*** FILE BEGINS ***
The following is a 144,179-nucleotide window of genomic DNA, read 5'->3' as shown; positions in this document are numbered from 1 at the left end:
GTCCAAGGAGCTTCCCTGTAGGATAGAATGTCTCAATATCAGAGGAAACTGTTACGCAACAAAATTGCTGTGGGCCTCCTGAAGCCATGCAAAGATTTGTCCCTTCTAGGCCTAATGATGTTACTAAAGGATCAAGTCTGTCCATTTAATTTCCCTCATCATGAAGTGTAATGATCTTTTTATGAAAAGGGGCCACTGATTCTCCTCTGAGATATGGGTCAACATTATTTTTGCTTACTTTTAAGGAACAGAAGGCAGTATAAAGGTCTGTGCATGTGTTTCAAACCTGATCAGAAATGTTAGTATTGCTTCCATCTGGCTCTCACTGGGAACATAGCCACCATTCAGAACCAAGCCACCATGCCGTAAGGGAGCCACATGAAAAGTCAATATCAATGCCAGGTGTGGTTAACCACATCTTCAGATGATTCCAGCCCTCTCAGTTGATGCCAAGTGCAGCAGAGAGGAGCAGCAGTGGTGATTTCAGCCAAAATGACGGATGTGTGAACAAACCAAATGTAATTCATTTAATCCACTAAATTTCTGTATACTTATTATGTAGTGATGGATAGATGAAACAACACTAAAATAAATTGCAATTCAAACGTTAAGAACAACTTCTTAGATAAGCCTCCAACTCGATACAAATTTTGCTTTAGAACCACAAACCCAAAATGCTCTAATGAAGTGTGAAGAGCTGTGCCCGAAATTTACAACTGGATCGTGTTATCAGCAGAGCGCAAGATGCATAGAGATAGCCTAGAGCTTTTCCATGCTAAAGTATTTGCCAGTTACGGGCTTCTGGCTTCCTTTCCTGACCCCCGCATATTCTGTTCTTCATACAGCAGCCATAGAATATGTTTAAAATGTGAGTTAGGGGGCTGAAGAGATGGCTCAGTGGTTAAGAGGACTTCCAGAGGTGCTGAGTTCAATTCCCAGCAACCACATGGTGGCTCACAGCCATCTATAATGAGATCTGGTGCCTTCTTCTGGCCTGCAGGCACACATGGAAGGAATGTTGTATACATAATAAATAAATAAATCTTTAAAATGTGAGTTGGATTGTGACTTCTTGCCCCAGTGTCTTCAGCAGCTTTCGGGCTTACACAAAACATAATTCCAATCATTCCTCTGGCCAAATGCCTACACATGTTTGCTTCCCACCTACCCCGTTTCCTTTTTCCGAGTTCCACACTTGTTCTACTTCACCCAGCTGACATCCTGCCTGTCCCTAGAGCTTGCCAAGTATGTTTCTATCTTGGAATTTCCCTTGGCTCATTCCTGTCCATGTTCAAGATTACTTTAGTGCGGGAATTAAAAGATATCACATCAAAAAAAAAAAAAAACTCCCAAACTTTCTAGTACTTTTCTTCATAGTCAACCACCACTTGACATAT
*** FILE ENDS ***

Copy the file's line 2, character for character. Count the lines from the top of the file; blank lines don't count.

GTCCAAGGAGCTTCCCTGTAGGATAGAATGTCTCAATATCAGAGGAAACTGTTACGCAACAAAATTGCTGTGGGCCTCCTGAAGCCATGCAAAGATTTGTCCCTTCTAGGCCTAATGATGTTACTAAAGGATCAAGTCTGTCCATTTAATTTCCCTCATCATGAAGTGTAATGATCTTTTTATGAAAAGGGGCCACTGATTCTCCTCTGAGATATGGGTCAACATTATTTTTGCTTACTTTTAAGGAACAGAAGGCAGTATAAAGGTCTGTGCATGTGTTTCAAACCTGATCAGAAATGTTAGTATTGCTTCCATCTGGCTCTCACTGGGAACATAGCCACCATTCAGAACCAAGCCACCATGCCGTAAGGGAGCCACATGAAAAGTCAATATCAATGCCAGGTGTGGTTAACCACATCTTCAGATGATTCCAGCCCTCTCAGTTGATGCCAAGTGCAGCAGAGAGGAGCAGCAGTGGTGATTTCAGCCAAAATGACGGATGTGTGAACAAACCAAATGTAATTCATTTAATCCACTAAATTTCTGTATACTTATTATGTAGTGATGGATAGATGAAACAACACTAAAATAAATTGCAATTCAAACGTTAAGAACAACTTCTTAGATAAGCCTCCAACTCGATACAAATTTTGCTTTAGAACCACAAACCCAAAATGCTCTAATGAAGTGTGAAGAGCTGTGCCCGAAATTTACAACTGGATCGTGTTATCAGCAGAGCGCAAGATGCATAGAGATAGCCTAGAGCTTTTCCATGCTAAAGTATTTGCCAGTTACGGGCTTCTGGCTTCCTTTCCTGACCCCCGCATATTCTGTTCTTCATACAGCAGCCATAGAATATGTTTAAAATGTGAGTTAGGGGGCTGAAGAGATGGCTCAGTGGTTAAGAGGACTTCCAGAGGTGCTGAGTTCAATTCCCAGCAACCACATGGTGGCTCACAGCCATCTATAATGAGATCTGGTGCCTTCTTCTGGCCTGCAGGCACACATGGAAGGAATGTTGTATACATAATAAATAAATAAATCTTTAAAATGTGAGTTGGATTGTGACTTCTTGCCCCAGTGTCTTCAGCAGCTTTCGGGCTTACACAAAACATAATTCCAATCATTCCTCTGGCCAAATGCCTACACATGTTTGCTTCCCACCTACCCCGTTTCCTTTTTCCGAGTTCCACACTTGTTCTACTTCACCCAGCTGACATCCTGCCTGTCCCTAGAGCTTGCCAAGTATGTTTCTATCTTGGAATTTCCCTTGGCTCATTCCTGTCCATGTTCAAGATTACTTTAGTGCGGGAATTAAAAGATATCACATCAAAAAAAAAAAAAAACTCCCAAACTTTCTAGTACTTTTCTTCATAGTCAACCACCACTTGACATAT